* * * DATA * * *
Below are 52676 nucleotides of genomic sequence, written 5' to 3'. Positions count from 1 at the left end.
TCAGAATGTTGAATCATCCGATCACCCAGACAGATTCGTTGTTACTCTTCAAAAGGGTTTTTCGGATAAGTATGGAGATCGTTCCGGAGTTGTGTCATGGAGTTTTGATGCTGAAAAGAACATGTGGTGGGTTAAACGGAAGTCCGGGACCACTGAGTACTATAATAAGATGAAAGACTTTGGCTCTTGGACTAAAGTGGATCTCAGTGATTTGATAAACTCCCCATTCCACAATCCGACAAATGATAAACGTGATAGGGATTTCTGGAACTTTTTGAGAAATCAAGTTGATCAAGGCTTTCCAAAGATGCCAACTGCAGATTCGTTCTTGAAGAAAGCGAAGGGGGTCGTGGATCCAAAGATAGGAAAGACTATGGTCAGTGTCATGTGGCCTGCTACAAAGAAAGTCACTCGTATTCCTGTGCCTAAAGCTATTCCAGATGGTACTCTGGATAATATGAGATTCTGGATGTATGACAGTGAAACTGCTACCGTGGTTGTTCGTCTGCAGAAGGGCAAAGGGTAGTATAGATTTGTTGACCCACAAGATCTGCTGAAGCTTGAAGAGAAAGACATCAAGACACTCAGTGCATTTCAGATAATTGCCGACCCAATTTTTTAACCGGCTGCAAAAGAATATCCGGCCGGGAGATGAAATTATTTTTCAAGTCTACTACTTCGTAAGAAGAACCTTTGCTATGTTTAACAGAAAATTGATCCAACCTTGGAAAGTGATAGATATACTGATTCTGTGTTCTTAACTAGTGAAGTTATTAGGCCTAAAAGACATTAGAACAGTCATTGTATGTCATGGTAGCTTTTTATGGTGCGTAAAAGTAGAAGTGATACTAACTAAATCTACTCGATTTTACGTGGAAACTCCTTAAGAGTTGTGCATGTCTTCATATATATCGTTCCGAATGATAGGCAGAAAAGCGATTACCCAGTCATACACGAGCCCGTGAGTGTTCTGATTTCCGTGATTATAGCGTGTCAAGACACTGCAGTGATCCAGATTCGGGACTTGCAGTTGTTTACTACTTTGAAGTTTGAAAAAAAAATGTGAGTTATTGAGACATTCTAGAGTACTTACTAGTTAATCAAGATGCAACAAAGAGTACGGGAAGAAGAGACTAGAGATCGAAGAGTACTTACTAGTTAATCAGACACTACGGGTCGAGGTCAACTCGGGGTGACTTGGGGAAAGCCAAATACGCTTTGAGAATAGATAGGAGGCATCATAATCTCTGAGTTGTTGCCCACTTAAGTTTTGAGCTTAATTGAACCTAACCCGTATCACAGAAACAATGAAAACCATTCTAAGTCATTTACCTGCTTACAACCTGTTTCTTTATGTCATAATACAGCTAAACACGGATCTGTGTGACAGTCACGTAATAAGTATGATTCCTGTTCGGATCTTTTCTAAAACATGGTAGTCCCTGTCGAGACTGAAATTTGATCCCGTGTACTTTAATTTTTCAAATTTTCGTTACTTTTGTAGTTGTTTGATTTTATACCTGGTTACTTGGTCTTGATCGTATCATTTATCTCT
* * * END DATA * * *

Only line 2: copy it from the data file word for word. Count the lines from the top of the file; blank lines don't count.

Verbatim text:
TCAGAATGTTGAATCATCCGATCACCCAGACAGATTCGTTGTTACTCTTCAAAAGGGTTTTTCGGATAAGTATGGAGATCGTTCCGGAGTTGTGTCATGGAGTTTTGATGCTGAAAAGAACATGTGGTGGGTTAAACGGAAGTCCGGGACCACTGAGTACTATAATAAGATGAAAGACTTTGGCTCTTGGACTAAAGTGGATCTCAGTGATTTGATAAACTCCCCATTCCACAATCCGACAAATGATAAACGTGATAGGGATTTCTGGAACTTTTTGAGAAATCAAGTTGATCAAGGCTTTCCAAAGATGCCAACTGCAGATTCGTTCTTGAAGAAAGCGAAGGGGGTCGTGGATCCAAAGATAGGAAAGACTATGGTCAGTGTCATGTGGCCTGCTACAAAGAAAGTCACTCGTATTCCTGTGCCTAAAGCTATTCCAGATGGTACTCTGGATAATATGAGATTCTGGATGTATGACAGTGAAACTGCTACCGTGGTTGTTCGTCTGCAGAAGGGCAAAGGGTAGTATAGATTTGTTGACCCACAAGATCTGCTGAAGCTTGAAGAGAAAGACATCAAGACACTCAGTGCATTTCAGATAATTGCCGACCCAATTTTTTAACCGGCTGCAAAAGAATATCCGGCCGGGAGATGAAATTATTTTTCAAGTCTACTACTTCGTAAGAAGAACCTTTGCTATGTTTAACAGAAAATTGATCCAACCTTGGAAAGTGATAGATATACTGATTCTGTGTTCTTAACTAGTGAAGTTATTAGGCCTAAAAGACATTAGAACAGTCATTGTATGTCATGGTAGCTTTTTATGGTGCGTAAAAGTAGAAGTGATACTAACTAAATCTACTCGATTTTACGTGGAAACTCCTTAAGAGTTGTGCATGTCTTCATATATATCGTTCCGAATGATAGGCAGAAAAGCGATTACCCAGTCATACACGAGCCCGTGAGTGTTCTGATTTCCGTGATTATAGCGTGTCAAGACACTGCAGTGATCCAGATTCGGGACTTGCAGTTGTTTACTACTTTGAAGTTTGAAAAAAAAATGTGAGTTATTGAGACATTCTAGAGTACTTACTAGTTAATCAAGATGCAACAAAGAGTACGGGAAGAAGAGACTAGAGATCGAAGAGTACTTACTAGTTAATCAGACACTACGGGTCGAGGTCAACTCGGGGTGACTTGGGGAAAGCCAAATACGCTTTGAGAATAGATAGGAGGCATCATAATCTCTGAGTTGTTGCCCACTTAAGTTTTGAGCTTAATTGAACCTAACCCGTATCACAGAAACAATGAAAACCATTCTAAGTCATTTACCTGCTTACAACCTGTTTCTTTATGTCATAATACAGCTAAACACGGATCTGTGTGACAGTCACGTAATAAGTATGATTCCTGTTCGGATCTTTTCTAAAACATGGTAGTCCCTGTCGAGACTGAAATTTGATCCCGTGTACTTTAATTTTTCAAATTTTCGTTACTTTTGTAGTTGTTTGATTTTATACCTGGTTACTTGGTCTTGATCGTATCATTTATCTCT